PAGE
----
Now, an implication of the difference in relative gaps between hourly and salaried employees is that the lower your income, the less equality you should expect vis a vis men. And this takes us to insight number four: Latin America has A LOT of women in politics. No, seriously. It beats every other developing region of the world except for the Caribbean.

[Percentage of members of parliament that are women, 1990, 2005 and 2009]

So the moral of the story is... more equality for women in the heights of power and wealth but significantly less futher down on the socioeconomic stratum.

But hey. Stop reading my ramblings and go enjoy your freakin' weekend.

Lat/Am Daily is back...

...and Peter Krupa has been making up for lost time with several good posts well worth a read. Who's this douche Obama appointed to head USAID's programs in Latin America? Why does so much cash on the US/Mexico border smell like laundry detergent? Go find out.

Thursday, July 1, 2010

Argentina, where economic growth is a bad thing

Only with Argentina, whom investors and the business community (and press) clearly haven't forgiven for defaulting in 2001, can rising GDP forecasts be reported as a bad thing. Bloomberg reported yesterday that RBS raised their estimate of Argentina's GDP growth this year from 4.4% to 7%. Amazing you might say, that would put Argentina at the top of the hemisphere, and be a seriously nice way to rebound out of the world recession, but wait. According to RBS:

“This ‘full throttle’ growth strategy is likely to exacerbate current distortions in the economy,” RBS economist Boris Segura wrote in a report today from Stamford, Connecticut. This would leave “a heavy legacy to the next administration,” Segura said.

You know, if the US undertook a serious stimulus and our GDP forecast went up that much, this would probably be straight from a set of Republican talking points. I can see it now, "This 'full throttle' government spending is only going to drive the nation further into debt. Mr. Obama is going to leave this country in ruins for whoever our next President will be."In fact, I bet they've already said that.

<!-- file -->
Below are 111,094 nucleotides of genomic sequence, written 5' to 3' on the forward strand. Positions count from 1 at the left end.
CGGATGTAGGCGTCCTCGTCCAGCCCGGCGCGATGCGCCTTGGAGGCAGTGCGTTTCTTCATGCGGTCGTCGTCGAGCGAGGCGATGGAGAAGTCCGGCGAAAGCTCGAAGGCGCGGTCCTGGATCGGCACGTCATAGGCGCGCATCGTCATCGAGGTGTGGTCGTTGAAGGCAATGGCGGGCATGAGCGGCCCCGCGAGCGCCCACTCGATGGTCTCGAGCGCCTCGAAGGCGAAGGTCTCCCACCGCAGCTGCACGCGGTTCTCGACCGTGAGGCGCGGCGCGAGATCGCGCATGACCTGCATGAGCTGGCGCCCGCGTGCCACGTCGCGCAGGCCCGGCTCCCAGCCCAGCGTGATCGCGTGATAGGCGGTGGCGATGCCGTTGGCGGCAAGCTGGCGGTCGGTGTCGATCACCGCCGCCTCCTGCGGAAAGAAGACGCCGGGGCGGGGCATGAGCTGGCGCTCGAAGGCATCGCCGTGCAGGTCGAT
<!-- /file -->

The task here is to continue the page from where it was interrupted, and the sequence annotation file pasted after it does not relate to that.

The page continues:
Just a reminder that when reading the mainstream media's coverage of Latin America, it reads more like FOX News' coverage of Obama than what passes for good journalism on domestic issues.

Ideological Labels Are Fun: Colombia and Chile

Did you know that, despite simplistic labels to the contrary, the US' favorite client state actually is not the free-market paragon most people think? That's right, I'm talking about the supposedly "free-market" darling Colombia, which according to a new Inter-American Development Bank (IADB) working paper has been pursuing extensive industrial policies for quite some time.

The economic merits of these policies aside, this underscores that just because a country has a horrible human rights track record and is in the State Department's pocket, it doesn't necessarily mean it's also "neoliberal." In other words, the media (especially up north) likes to assume Colombia is "market-friendly" simply because it is US-friendly and has signed a handful of Free Trade Agreements. But in reality it has also been pursuing fairly heterodox policies for a while.

One obvious example of this is Colombia's long-running affair with capital controls. As maladjusted has pointed out before, Colombia's regulations on international capital flows are currently the highest in the region. During the 1990s, when South America regained access to international capital markets and all the cool kids on the block were liberalizing, Colombia had smart regulations in place to tax inflows. This helped reduce flow volatility, prevented excessive exchange rate appreciation and lengthened the maturity of foreign liabilities (which lowers the likelihood of experiencing a financial crisis).

In any case, the point is that when it comes to labeling a country's economic policy, what's accurate is seldom the same as what is politically sexy. The truth in South America has always been more nuanced than "neoliberal countries grow, leftist countries don't."

A natural parallel in this regard is the case of Chile, which to much fanfare staked out claims to first world status last year when it was officially admitted to the OECD. The conventional narrative holds that Allende's socialist policies were destroying the country before the free-market champion Pinochet took power and, with help from the Chicago boys, set the foundations for the country's future prosperity. But, of course, the reality isn't so simple.

Chile hasn't prospered because of pure neoliberalism. It has prospered because of resource nationalism (even Pinochet was smart enough to keep the state-owned copper company, CODELCO), the state promotion of exports (salmon, wine, and virtually every other major export success have received extensive gov. assistance) and, on the macroeconomic level, well devised capital controls (Chile is actually the paradigmatic example of success in this area).


Dichotomies challenged. Reality trumps ideological labeling. And I'm a closet post-modernist. The End.